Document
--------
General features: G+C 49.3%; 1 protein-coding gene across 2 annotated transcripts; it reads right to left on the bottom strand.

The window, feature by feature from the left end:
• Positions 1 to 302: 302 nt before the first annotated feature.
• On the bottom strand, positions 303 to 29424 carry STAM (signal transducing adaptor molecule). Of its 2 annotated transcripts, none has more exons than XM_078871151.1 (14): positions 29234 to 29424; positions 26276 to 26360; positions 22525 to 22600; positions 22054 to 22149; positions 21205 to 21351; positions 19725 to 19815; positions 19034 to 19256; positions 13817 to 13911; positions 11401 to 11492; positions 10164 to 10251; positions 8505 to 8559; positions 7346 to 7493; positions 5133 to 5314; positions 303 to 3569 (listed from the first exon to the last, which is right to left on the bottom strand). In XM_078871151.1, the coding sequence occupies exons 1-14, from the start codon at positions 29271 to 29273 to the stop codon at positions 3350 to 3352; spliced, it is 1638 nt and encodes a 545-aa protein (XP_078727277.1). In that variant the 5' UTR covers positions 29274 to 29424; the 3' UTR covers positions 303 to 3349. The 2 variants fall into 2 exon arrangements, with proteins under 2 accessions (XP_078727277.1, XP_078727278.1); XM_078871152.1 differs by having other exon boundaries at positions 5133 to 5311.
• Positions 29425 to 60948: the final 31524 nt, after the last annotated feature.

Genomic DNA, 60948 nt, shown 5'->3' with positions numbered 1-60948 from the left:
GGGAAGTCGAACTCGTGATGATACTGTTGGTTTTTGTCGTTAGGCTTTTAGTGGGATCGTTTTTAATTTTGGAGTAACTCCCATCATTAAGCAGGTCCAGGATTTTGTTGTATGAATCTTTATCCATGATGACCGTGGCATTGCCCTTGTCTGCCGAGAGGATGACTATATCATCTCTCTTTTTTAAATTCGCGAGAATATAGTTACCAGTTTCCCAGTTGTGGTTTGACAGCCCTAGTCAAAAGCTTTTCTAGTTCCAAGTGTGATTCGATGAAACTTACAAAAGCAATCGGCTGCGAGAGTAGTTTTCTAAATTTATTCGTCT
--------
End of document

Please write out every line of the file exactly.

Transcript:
General features: G+C 49.3%; 1 protein-coding gene across 2 annotated transcripts; it reads right to left on the bottom strand.

The window, feature by feature from the left end:
• Positions 1 to 302: 302 nt before the first annotated feature.
• On the bottom strand, positions 303 to 29424 carry STAM (signal transducing adaptor molecule). Of its 2 annotated transcripts, none has more exons than XM_078871151.1 (14): positions 29234 to 29424; positions 26276 to 26360; positions 22525 to 22600; positions 22054 to 22149; positions 21205 to 21351; positions 19725 to 19815; positions 19034 to 19256; positions 13817 to 13911; positions 11401 to 11492; positions 10164 to 10251; positions 8505 to 8559; positions 7346 to 7493; positions 5133 to 5314; positions 303 to 3569 (listed from the first exon to the last, which is right to left on the bottom strand). In XM_078871151.1, the coding sequence occupies exons 1-14, from the start codon at positions 29271 to 29273 to the stop codon at positions 3350 to 3352; spliced, it is 1638 nt and encodes a 545-aa protein (XP_078727277.1). In that variant the 5' UTR covers positions 29274 to 29424; the 3' UTR covers positions 303 to 3349. The 2 variants fall into 2 exon arrangements, with proteins under 2 accessions (XP_078727277.1, XP_078727278.1); XM_078871152.1 differs by having other exon boundaries at positions 5133 to 5311.
• Positions 29425 to 60948: the final 31524 nt, after the last annotated feature.

Genomic DNA, 60948 nt, shown 5'->3' with positions numbered 1-60948 from the left:
GGGAAGTCGAACTCGTGATGATACTGTTGGTTTTTGTCGTTAGGCTTTTAGTGGGATCGTTTTTAATTTTGGAGTAACTCCCATCATTAAGCAGGTCCAGGATTTTGTTGTATGAATCTTTATCCATGATGACCGTGGCATTGCCCTTGTCTGCCGAGAGGATGACTATATCATCTCTCTTTTTTAAATTCGCGAGAATATAGTTACCAGTTTCCCAGTTGTGGTTTGACAGCCCTAGTCAAAAGCTTTTCTAGTTCCAAGTGTGATTCGATGAAACTTACAAAAGCAATCGGCTGCGAGAGTAGTTTTCTAAATTTATTCGTCT